• Patients with advanced colorectal adenoma have reduced fecal n-butyrate and studies indicate that SCFA may play an important role in protection against colorectal cancer.19-21 These SCFA, especially n-butyrate, can act in secondary chemoprevention by slowing growth and triggering apoptosis of colon cancer cells, and in primary prevention by activating drug metabolizing enzymes, reducing the mutation burden of carcinogens.20,21
  • Consistent with their role in glucose homeostasis, fecal SCFA are often low when metabolic disease is present.12 Type 2 diabetes and gout have been associated with reduced abundance of butyrate-producing bacteria.13,22,23
  • Low SCFA levels are associated with gut motility problems. Transit times > 50 hours may lead to reduced fecal SCFA due to enhanced colonic uptake.3
  • Antibiotics reduce SCFA production and may be the cause of diarrhea.10
  • Fecal SCFA levels tend to be higher in obese/overweight adults than in those who are lean.24
  • As an overall indicator of microbiota health status, fecal SCFA measurements, particularly n-butyrate, represent an important biomarker in identifying individuals who would benefit from prebiotic and/or probiotic therapy.25

SCFA Cut Points and Interpretation

Analyte (µmol/g) Low Mildly Decreased Optimal
Total SCFA ≤ 48.2 48.3 – 72.1 ≥ 72.2
n-Butyrate ≤ 4.3 4.4 – 7.7 ≥ 7.8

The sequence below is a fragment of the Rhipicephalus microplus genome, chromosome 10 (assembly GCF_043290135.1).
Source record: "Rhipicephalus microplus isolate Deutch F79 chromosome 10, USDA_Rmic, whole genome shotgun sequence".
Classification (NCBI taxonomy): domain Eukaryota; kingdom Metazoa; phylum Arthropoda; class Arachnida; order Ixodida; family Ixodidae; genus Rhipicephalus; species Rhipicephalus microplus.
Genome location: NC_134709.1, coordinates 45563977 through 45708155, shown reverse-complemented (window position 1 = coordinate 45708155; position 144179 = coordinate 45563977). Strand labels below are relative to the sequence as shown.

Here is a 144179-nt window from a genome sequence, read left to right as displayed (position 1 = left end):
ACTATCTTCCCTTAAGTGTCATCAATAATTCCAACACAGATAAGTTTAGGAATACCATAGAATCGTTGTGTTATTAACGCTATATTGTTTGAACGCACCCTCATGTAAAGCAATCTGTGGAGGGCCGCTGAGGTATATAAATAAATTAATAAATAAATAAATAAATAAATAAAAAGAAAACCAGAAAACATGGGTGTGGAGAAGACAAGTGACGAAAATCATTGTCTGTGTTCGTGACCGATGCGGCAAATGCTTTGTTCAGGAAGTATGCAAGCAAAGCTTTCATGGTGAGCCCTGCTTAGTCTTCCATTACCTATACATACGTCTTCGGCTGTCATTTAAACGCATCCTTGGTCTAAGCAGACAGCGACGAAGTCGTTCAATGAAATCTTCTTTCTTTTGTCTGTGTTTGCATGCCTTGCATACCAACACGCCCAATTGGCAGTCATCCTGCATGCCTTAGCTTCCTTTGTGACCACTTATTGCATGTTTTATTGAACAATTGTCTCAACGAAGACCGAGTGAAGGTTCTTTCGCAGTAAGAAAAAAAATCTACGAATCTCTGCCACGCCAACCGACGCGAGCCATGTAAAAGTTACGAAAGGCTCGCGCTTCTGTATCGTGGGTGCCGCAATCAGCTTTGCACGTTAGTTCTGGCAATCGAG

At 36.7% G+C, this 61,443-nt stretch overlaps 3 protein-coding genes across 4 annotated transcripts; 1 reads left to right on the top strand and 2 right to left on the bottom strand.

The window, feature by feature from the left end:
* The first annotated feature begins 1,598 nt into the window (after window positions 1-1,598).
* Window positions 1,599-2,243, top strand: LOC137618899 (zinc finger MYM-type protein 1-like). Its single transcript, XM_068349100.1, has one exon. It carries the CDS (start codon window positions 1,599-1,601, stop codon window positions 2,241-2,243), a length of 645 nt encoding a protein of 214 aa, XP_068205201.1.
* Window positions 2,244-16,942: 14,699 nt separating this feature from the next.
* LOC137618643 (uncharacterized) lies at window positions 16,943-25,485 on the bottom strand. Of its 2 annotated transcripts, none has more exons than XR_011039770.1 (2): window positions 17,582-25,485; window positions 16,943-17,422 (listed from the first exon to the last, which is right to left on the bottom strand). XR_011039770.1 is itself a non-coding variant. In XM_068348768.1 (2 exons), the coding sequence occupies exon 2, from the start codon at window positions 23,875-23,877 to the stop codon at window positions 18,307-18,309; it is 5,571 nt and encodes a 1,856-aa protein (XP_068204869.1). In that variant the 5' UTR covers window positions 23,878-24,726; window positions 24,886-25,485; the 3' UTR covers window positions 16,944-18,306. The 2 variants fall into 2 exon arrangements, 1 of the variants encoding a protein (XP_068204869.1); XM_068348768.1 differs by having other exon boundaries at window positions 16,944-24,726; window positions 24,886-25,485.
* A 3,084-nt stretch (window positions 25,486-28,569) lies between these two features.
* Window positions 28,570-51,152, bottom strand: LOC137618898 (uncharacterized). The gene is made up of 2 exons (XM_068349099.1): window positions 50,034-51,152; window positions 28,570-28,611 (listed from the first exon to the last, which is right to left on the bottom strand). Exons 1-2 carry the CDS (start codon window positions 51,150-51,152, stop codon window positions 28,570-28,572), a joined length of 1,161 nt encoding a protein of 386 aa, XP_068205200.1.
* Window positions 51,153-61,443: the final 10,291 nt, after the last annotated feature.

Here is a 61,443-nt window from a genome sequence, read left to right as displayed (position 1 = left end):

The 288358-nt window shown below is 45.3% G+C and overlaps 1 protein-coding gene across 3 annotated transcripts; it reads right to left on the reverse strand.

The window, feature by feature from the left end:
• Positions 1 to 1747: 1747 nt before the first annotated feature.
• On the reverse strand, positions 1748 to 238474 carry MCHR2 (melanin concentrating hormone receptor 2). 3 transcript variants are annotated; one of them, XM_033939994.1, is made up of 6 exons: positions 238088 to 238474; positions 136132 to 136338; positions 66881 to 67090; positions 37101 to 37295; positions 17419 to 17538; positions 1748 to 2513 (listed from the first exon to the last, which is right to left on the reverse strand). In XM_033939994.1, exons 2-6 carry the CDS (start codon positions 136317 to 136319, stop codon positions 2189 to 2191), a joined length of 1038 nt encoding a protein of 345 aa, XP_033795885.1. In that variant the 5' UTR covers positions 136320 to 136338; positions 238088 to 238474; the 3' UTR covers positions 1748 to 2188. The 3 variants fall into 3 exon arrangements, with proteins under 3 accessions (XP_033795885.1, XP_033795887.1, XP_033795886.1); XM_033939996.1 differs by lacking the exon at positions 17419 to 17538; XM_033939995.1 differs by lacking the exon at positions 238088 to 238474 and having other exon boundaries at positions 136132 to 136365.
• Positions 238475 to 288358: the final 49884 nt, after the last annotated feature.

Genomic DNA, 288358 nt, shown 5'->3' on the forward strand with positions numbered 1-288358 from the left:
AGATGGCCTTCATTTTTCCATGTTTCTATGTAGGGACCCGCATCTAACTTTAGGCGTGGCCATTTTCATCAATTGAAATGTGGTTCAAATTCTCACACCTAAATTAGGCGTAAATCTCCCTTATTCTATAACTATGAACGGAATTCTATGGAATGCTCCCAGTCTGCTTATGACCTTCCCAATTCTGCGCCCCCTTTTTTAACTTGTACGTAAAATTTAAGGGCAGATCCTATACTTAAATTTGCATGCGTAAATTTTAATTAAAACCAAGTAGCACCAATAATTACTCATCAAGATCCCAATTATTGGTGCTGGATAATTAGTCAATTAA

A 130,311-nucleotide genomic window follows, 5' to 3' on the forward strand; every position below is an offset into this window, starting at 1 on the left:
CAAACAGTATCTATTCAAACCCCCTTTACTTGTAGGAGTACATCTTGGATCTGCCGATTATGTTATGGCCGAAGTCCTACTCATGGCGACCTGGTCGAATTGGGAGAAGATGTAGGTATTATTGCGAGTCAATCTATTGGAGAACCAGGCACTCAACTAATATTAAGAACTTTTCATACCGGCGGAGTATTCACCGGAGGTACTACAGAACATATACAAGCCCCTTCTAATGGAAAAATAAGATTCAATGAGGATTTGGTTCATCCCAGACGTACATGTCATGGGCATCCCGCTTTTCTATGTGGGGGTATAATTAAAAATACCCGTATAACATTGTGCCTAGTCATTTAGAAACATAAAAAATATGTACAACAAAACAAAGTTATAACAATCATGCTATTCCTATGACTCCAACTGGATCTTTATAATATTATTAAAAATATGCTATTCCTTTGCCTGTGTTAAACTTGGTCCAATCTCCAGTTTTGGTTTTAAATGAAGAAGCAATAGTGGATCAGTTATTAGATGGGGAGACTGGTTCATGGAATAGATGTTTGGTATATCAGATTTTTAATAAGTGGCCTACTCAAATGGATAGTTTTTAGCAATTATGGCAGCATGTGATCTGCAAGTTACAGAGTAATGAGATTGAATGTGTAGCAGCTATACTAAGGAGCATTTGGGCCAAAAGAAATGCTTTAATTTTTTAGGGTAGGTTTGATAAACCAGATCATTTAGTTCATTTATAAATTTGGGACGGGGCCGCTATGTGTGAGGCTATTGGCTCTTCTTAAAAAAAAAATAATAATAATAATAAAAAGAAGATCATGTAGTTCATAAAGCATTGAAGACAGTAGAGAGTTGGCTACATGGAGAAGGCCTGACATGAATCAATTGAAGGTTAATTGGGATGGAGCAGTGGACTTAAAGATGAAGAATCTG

Acetate ≤ 31.4 31.5 – 46.2 ≥ 46.3
Propionate ≤ 9.1 9.2 – 13.6 ≥ 13.7

1. Rios-Covián D, et al. Front Microbiol 2016;7:185.
2. Louis P, et al. J Appl Microbiol 2007;102;1197–1208.
3. Topping DL, Clifton PM. Physiol Rev 2001;81(3):1031–1064.
4. Nicholson JK, et al. Science 2012;336:1262–1267.
5. Macfarlane GT, Macfarlane S. J Clin Gastroenterol 2011;45(3):S120-S127.
6. Tremaroli V, Bäckhed F. Nature 2012;489:242–249.
7. Morrison DJ, Preston T. Gut Microbes 2016; Mar 10:1-12. [Epub ahead of print]
8. Duncan SH, et al. Environ Microbiol 2009;11(8):2112–2122.
9. Sun Y, O’Riordan MXD. Adv Appl Microbiol 2013;85:93–118.
10. Binder HJ. Annu Rev Physiol 2010;72:297–313.
11. Nohr MK, et al. Neuroscience 2015;290:126–137
12. Hur KY & Lee M-S. Diabetes Metab J 2015;39:198–203.
13. Puddu A, et al 2014. Mediators Inflamm 2014;2014:162021
14. Brűssow H, Parkinson SJ. Nature Biotechnol 2014;32(3):243–245.
15. Canani RB, et al. World J Gastroenterol 2011;17(12):1519–1528.
16. De Filippo, et al. Proc Natl Acad Sci USA 2010;107:14691–14696.
17. Machiels K, et al. Gut 2014;63(8):1275–1283.
18. Arrieta MC, et al. Sci Transl Med 2015;3:307ra152.
19. Chen HM, et al. Am J Clin Nutr 2013;97:1044–1052.
20. Scharlau D, et al. Mutat Res 2009;682(1):39–53.
21. Louis P, et al. Nature Rev Microbiol  2014;12(10):661–672.
22. Qin J, et al. Nature 2012;490:55–60.
23. Guo Z, et al. Sci Rep 2016;6:20602.
24. Fernandes J, et al. Nutr Diabetes 2014;4:e121.
25. Ferrario C, et al. J Nutr 2014;144(11):1787–1796.